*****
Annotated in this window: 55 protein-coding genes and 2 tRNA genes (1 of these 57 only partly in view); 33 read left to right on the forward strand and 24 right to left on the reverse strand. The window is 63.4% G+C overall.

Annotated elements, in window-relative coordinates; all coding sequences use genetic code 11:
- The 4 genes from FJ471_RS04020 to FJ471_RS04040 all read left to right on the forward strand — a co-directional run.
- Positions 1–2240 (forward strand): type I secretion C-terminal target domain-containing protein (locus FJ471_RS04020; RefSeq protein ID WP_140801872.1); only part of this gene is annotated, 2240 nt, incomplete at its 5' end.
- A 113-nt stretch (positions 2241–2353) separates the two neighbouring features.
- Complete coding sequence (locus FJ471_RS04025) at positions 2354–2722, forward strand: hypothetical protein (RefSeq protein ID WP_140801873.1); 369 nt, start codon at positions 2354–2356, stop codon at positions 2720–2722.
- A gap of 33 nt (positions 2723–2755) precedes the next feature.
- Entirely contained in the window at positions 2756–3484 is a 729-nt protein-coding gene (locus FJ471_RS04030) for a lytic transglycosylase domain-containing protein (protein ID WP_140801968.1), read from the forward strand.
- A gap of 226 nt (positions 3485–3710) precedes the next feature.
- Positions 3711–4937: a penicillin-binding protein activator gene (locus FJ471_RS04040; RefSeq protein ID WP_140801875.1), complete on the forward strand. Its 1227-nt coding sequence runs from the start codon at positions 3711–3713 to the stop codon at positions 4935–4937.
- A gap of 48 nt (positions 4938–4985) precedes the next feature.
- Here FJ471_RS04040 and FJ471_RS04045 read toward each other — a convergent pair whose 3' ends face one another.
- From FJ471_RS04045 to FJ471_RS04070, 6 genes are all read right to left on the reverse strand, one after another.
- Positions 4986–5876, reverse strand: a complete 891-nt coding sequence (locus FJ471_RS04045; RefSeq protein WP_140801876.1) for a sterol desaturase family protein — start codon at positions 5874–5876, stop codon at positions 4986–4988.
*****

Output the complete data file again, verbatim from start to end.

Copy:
Annotated in this window: 55 protein-coding genes and 2 tRNA genes (1 of these 57 only partly in view); 33 read left to right on the forward strand and 24 right to left on the reverse strand. The window is 63.4% G+C overall.

Annotated elements, in window-relative coordinates; all coding sequences use genetic code 11:
- The 4 genes from FJ471_RS04020 to FJ471_RS04040 all read left to right on the forward strand — a co-directional run.
- Positions 1–2240 (forward strand): type I secretion C-terminal target domain-containing protein (locus FJ471_RS04020; RefSeq protein ID WP_140801872.1); only part of this gene is annotated, 2240 nt, incomplete at its 5' end.
- A 113-nt stretch (positions 2241–2353) separates the two neighbouring features.
- Complete coding sequence (locus FJ471_RS04025) at positions 2354–2722, forward strand: hypothetical protein (RefSeq protein ID WP_140801873.1); 369 nt, start codon at positions 2354–2356, stop codon at positions 2720–2722.
- A gap of 33 nt (positions 2723–2755) precedes the next feature.
- Entirely contained in the window at positions 2756–3484 is a 729-nt protein-coding gene (locus FJ471_RS04030) for a lytic transglycosylase domain-containing protein (protein ID WP_140801968.1), read from the forward strand.
- A gap of 226 nt (positions 3485–3710) precedes the next feature.
- Positions 3711–4937: a penicillin-binding protein activator gene (locus FJ471_RS04040; RefSeq protein ID WP_140801875.1), complete on the forward strand. Its 1227-nt coding sequence runs from the start codon at positions 3711–3713 to the stop codon at positions 4935–4937.
- A gap of 48 nt (positions 4938–4985) precedes the next feature.
- Here FJ471_RS04040 and FJ471_RS04045 read toward each other — a convergent pair whose 3' ends face one another.
- From FJ471_RS04045 to FJ471_RS04070, 6 genes are all read right to left on the reverse strand, one after another.
- Positions 4986–5876, reverse strand: a complete 891-nt coding sequence (locus FJ471_RS04045; RefSeq protein WP_140801876.1) for a sterol desaturase family protein — start codon at positions 5874–5876, stop codon at positions 4986–4988.